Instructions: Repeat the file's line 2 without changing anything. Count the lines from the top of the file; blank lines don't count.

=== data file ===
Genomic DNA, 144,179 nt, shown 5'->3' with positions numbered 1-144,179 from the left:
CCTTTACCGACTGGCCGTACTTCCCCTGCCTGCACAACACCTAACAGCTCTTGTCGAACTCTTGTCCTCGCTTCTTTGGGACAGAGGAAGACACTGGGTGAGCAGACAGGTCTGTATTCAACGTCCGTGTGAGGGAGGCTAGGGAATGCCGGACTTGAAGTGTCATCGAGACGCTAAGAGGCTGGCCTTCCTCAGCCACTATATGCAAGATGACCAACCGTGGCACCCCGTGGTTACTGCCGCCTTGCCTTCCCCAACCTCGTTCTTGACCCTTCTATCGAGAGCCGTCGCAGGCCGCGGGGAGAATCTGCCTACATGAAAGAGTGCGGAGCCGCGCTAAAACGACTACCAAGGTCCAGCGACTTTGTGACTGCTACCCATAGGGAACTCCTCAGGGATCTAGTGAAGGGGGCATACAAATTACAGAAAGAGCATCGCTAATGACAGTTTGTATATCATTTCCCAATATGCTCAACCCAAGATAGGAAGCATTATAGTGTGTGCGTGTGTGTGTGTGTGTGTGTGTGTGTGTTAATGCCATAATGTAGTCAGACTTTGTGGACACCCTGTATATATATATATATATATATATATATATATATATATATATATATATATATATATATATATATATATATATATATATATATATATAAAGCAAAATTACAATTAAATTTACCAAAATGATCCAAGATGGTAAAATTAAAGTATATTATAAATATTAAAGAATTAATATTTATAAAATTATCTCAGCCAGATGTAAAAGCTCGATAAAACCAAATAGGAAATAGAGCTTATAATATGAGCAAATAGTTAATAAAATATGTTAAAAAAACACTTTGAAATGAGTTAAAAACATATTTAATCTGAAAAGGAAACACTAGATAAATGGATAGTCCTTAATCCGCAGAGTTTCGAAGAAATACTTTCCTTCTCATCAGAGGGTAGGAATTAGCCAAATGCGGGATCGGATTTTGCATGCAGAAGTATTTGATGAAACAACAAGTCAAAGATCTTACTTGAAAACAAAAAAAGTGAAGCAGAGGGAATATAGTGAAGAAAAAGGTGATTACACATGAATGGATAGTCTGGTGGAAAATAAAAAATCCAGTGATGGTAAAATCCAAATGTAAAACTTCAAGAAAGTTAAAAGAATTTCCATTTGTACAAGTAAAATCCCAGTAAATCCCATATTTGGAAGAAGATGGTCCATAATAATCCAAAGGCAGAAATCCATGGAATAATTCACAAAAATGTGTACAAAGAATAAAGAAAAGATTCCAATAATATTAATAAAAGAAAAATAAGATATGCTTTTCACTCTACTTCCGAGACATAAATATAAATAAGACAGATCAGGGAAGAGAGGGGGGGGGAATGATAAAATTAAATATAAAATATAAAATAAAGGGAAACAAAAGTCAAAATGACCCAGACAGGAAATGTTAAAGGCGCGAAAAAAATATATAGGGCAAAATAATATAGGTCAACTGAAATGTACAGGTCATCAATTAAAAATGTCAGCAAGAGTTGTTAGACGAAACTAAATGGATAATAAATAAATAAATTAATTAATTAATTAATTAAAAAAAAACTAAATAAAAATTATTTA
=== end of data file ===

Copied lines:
CCTTTACCGACTGGCCGTACTTCCCCTGCCTGCACAACACCTAACAGCTCTTGTCGAACTCTTGTCCTCGCTTCTTTGGGACAGAGGAAGACACTGGGTGAGCAGACAGGTCTGTATTCAACGTCCGTGTGAGGGAGGCTAGGGAATGCCGGACTTGAAGTGTCATCGAGACGCTAAGAGGCTGGCCTTCCTCAGCCACTATATGCAAGATGACCAACCGTGGCACCCCGTGGTTACTGCCGCCTTGCCTTCCCCAACCTCGTTCTTGACCCTTCTATCGAGAGCCGTCGCAGGCCGCGGGGAGAATCTGCCTACATGAAAGAGTGCGGAGCCGCGCTAAAACGACTACCAAGGTCCAGCGACTTTGTGACTGCTACCCATAGGGAACTCCTCAGGGATCTAGTGAAGGGGGCATACAAATTACAGAAAGAGCATCGCTAATGACAGTTTGTATATCATTTCCCAATATGCTCAACCCAAGATAGGAAGCATTATAGTGTGTGCGTGTGTGTGTGTGTGTGTGTGTGTGTGTTAATGCCATAATGTAGTCAGACTTTGTGGACACCCTGTATATATATATATATATATATATATATATATATATATATATATATATATATATATATATATATATATATATATATATATATATATAAAGCAAAATTACAATTAAATTTACCAAAATGATCCAAGATGGTAAAATTAAAGTATATTATAAATATTAAAGAATTAATATTTATAAAATTATCTCAGCCAGATGTAAAAGCTCGATAAAACCAAATAGGAAATAGAGCTTATAATATGAGCAAATAGTTAATAAAATATGTTAAAAAAACACTTTGAAATGAGTTAAAAACATATTTAATCTGAAAAGGAAACACTAGATAAATGGATAGTCCTTAATCCGCAGAGTTTCGAAGAAATACTTTCCTTCTCATCAGAGGGTAGGAATTAGCCAAATGCGGGATCGGATTTTGCATGCAGAAGTATTTGATGAAACAACAAGTCAAAGATCTTACTTGAAAACAAAAAAAGTGAAGCAGAGGGAATATAGTGAAGAAAAAGGTGATTACACATGAATGGATAGTCTGGTGGAAAATAAAAAATCCAGTGATGGTAAAATCCAAATGTAAAACTTCAAGAAAGTTAAAAGAATTTCCATTTGTACAAGTAAAATCCCAGTAAATCCCATATTTGGAAGAAGATGGTCCATAATAATCCAAAGGCAGAAATCCATGGAATAATTCACAAAAATGTGTACAAAGAATAAAGAAAAGATTCCAATAATATTAATAAAAGAAAAATAAGATATGCTTTTCACTCTACTTCCGAGACATAAATATAAATAAGACAGATCAGGGAAGAGAGGGGGGGGGAATGATAAAATTAAATATAAAATATAAAATAAAGGGAAACAAAAGTCAAAATGACCCAGACAGGAAATGTTAAAGGCGCGAAAAAAATATATAGGGCAAAATAATATAGGTCAACTGAAATGTACAGGTCATCAATTAAAAATGTCAGCAAGAGTTGTTAGACGAAACTAAATGGATAATAAATAAATAAATTAATTAATTAATTAATTAAAAAAAAACTAAATAAAAATTATTTA